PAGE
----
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Road to MMR | Articles
Durango & Silverton RR Shots |About Me
Portrait of the railroader as a
young dude. It's me at age 5,
complete with the Lionel train around
the tree. Note the Trainmaster
transformer -- it's still working, and
powering the detection and auto-
reverse circuits on the current layout
Man, you really must have some time on your hands if you've opted to go this deep onto my website. So I won't disappoint you if you're looking for sleep material.
Me in a nutshell: For 13 years I was Creative Director, Vice President, Copywriter, and part-owner of M&H Advertising, in downtown Minneapolis. In April of 2003 the economy forced us to close our doors. I'm now Creative Director and Writer at an ad agency in Minneapolis named J.T. Mega. Previous to M&H I worked as a writer and Creative Supervisor at Campbell-Mithun Advertising in Minneapolis. I have a Bachelor of Journalism degree from the University of Missouri, and a Master's degree in Journalism from the University of Minnesota.
On January 16, 2005, I was awarded Master Model Railroader certificate #346 -- something I'm extremely proud of. The certificates I earned to get it were: Model Railroad Author, Master Builder - Scenery, Master Builder - Cars, Master Builder - Structures, Civil Engineer, Electrical Engineer, and Association Volunteer. I'm currently editing the Thousand Lakes Region's newsletter, "The Fusee," and edited the Twin Cities Division's newsletter, "The Crossing Gate" for three years previous to that.
I got interested in model trains like mostly everyone else: when I got an around-the-tree set at Christmas, way back in 1957. It also got my Dad interested, and, for a while, he had a Lionel layout on a table in the basement of our two-flat in Chicago. When we moved to suburban Melrose Park, he traded in a pile of O-scale stuff and walked out of the hobby store with a single Tyco HO starter set. After buying a guy's layout, my Dad and I (then, about age 10) started setting up an HO empire in our basement. Unfortunately, he never had much of a track plan (or any track plan, for that matter), and never got very far. All the trains were packed away and forgotten.
Fast-forward the clock to 1977. I'd just moved into my first house in South Minneapolis, having decided to stay in town after graduate school at the U of Minnesota. During one of my trips back to my folks' house, I stumbled on a 1964 hardcover book my Dad had gotten along with the stranger's layout, "Scale Model Railroading" by Leslie T. White. I looked through it. The bug struck. The first model I made was a scale reproduction of my house.
A year later I'd built a very crummy layout in the attic, the "BVD" (I called it "the shorts line" Ha ha. The joke got old in about a minute.) Two years and a ton of Model Railroader reading later (current stuff and archival stuff found at the public library -- back to 1960!) I had a brand new, more serious layout, the Bona Vista.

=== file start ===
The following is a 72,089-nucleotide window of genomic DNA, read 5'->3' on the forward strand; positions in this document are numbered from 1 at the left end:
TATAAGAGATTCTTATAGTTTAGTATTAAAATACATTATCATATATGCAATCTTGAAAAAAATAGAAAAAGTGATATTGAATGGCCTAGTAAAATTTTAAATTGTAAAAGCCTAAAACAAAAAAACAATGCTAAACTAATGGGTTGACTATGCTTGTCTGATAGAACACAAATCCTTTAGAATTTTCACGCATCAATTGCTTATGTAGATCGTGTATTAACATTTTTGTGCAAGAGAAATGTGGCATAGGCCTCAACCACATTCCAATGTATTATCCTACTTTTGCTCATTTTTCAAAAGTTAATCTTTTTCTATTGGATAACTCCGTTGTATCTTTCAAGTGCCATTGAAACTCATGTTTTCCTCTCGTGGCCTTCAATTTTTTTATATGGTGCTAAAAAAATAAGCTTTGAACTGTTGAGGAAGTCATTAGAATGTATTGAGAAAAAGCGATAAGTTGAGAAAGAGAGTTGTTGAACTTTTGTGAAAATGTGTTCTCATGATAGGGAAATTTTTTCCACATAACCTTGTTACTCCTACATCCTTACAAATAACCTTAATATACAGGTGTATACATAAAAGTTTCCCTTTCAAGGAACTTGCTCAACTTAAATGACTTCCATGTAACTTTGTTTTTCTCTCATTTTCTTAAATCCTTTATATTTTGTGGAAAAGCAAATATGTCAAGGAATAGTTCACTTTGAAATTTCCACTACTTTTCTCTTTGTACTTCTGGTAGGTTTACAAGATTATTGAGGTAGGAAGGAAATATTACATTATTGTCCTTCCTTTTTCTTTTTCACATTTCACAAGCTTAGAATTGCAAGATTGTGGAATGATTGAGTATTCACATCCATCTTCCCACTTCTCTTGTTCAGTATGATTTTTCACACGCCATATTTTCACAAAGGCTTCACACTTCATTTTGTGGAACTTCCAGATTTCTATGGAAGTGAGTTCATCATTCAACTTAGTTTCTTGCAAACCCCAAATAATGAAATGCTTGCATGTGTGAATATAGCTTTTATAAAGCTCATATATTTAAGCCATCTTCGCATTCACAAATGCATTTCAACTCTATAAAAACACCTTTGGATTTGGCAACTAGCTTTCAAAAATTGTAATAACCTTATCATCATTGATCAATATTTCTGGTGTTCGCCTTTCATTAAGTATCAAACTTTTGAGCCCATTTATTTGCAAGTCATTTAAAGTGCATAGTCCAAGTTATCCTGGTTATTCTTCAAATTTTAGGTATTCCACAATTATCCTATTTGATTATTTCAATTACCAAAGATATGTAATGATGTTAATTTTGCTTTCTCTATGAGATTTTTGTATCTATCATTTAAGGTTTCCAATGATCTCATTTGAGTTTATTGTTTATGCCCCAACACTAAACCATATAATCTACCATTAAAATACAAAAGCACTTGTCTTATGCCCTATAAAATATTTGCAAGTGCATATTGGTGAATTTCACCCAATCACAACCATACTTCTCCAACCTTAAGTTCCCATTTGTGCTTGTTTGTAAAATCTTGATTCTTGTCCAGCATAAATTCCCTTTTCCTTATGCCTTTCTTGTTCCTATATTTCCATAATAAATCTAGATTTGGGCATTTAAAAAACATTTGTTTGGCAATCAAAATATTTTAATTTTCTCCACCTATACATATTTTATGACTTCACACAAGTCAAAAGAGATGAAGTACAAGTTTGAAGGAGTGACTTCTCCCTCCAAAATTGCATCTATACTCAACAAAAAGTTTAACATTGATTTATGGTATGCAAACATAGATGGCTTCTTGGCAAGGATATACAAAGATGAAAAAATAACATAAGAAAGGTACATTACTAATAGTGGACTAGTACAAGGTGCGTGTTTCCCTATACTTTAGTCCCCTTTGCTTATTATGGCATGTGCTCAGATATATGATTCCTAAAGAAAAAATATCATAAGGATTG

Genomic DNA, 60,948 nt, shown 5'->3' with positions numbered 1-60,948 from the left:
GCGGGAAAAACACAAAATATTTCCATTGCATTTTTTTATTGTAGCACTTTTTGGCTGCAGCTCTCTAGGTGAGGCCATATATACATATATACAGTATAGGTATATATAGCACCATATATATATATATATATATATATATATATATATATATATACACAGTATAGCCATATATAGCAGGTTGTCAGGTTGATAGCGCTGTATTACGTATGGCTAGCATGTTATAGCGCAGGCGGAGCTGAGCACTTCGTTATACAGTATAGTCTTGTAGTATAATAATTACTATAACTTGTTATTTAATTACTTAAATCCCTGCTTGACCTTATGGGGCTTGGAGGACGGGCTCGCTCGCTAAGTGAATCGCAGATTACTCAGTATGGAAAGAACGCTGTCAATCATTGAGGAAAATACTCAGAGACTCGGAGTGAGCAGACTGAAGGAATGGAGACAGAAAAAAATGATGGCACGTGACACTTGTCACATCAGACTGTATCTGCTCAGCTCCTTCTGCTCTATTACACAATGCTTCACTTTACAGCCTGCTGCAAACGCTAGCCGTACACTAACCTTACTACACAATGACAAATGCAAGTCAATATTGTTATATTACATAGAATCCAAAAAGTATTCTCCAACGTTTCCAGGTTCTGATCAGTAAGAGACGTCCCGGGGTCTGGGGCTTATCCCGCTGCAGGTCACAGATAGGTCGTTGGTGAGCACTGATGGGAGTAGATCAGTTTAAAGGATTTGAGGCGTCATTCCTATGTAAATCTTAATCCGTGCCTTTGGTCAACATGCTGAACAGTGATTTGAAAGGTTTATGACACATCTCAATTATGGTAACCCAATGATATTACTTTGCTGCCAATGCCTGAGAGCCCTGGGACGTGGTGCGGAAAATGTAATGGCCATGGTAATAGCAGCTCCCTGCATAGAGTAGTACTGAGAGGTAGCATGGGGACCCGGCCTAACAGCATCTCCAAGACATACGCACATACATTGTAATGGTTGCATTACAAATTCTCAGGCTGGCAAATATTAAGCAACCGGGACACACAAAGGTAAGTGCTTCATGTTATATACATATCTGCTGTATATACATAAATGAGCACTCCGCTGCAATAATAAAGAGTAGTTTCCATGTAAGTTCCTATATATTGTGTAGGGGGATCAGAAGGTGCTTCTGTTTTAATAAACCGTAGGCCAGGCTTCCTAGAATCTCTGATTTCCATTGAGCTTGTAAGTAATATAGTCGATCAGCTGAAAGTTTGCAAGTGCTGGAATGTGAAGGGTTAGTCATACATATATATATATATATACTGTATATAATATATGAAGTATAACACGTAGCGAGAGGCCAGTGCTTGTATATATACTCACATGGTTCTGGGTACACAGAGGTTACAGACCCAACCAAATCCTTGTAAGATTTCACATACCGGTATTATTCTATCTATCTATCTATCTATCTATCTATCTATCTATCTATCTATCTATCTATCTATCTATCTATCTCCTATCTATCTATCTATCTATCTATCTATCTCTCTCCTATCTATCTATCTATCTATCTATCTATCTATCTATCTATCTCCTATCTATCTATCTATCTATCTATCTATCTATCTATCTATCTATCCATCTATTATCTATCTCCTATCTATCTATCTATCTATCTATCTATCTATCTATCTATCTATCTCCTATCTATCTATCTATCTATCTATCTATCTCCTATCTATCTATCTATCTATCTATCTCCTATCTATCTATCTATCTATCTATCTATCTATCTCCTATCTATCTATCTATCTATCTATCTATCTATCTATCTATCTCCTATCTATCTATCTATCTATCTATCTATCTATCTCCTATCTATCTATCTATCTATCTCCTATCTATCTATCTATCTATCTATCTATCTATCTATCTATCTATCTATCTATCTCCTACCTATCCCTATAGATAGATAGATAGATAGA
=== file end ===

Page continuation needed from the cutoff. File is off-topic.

By 1980 the BVrr was well into construction, with several areas of scenery, two-train cab control, a fully working 3-aspect signal system, a bunch of craftsman and scratchbuilt buildings, electronics, and a mess o' freight cars. Then life took the left turn: I got divorced.
That changed things, to say the least. Just around that same time some old friends and I started talking about putting together a rock band. And just about that same time I was getting back into something I loved: songwriting and recording. My interest in the railroad totally waned in light of these new pursuits. I rarely ventured up into the attic again.
I spent the next 9 years recording 5 solo albums (I play all the instruments and do all vocals) in my basement studio, as well as playing in regularly-gigging bands, 10W40 (1980-1986) and Bent Safari (1987-1989).
Most important, I re-married in 1985, to Renay Wallace, whom I met in 10W40 (she played keyboards for 2 of the band's 7 years). She's the best.
And somewhere in there the BVrr's buildings, motive power and rolling stock got packed into boxes, and the layout got dismantled.
In 1989 we moved from South Minneapolis way out to the Southwest corner of the Twin Cities metro area, to a little town of about 2500 named Victoria. While the house was cute, the land was incomparable: 1.12 acres on a small lake, with 240' of lakeshore. But the house had no attic and no basement. And although I had my own "play room," it was totally filled with recording gear, drums and guitars, and computers.
In late 1998 we started thinking about moving, and after spending innumerable weekends looking at houses, realized that we'd never find another piece of property like the one we already owned ("there's no place like home!") so we decided to demolish the old house and build a new one. (You can find the whole pictorial saga on the House pages of this website.) That, coupled with the fact that I was totally burned out after nearly 20 solid years of rock bands ("Fade to Blue," 1991 - 1995, and "House of Saints," 1996-1998), made the time ripe for model railroading.
Again. And that brings you up to... this website.
Hey. HEY! HEY! Wake up! C'mon, wake up. Go back to the BVRR page before I tell you the story of how I...
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|Me, rubbing elbows with the luminaries of the hobby|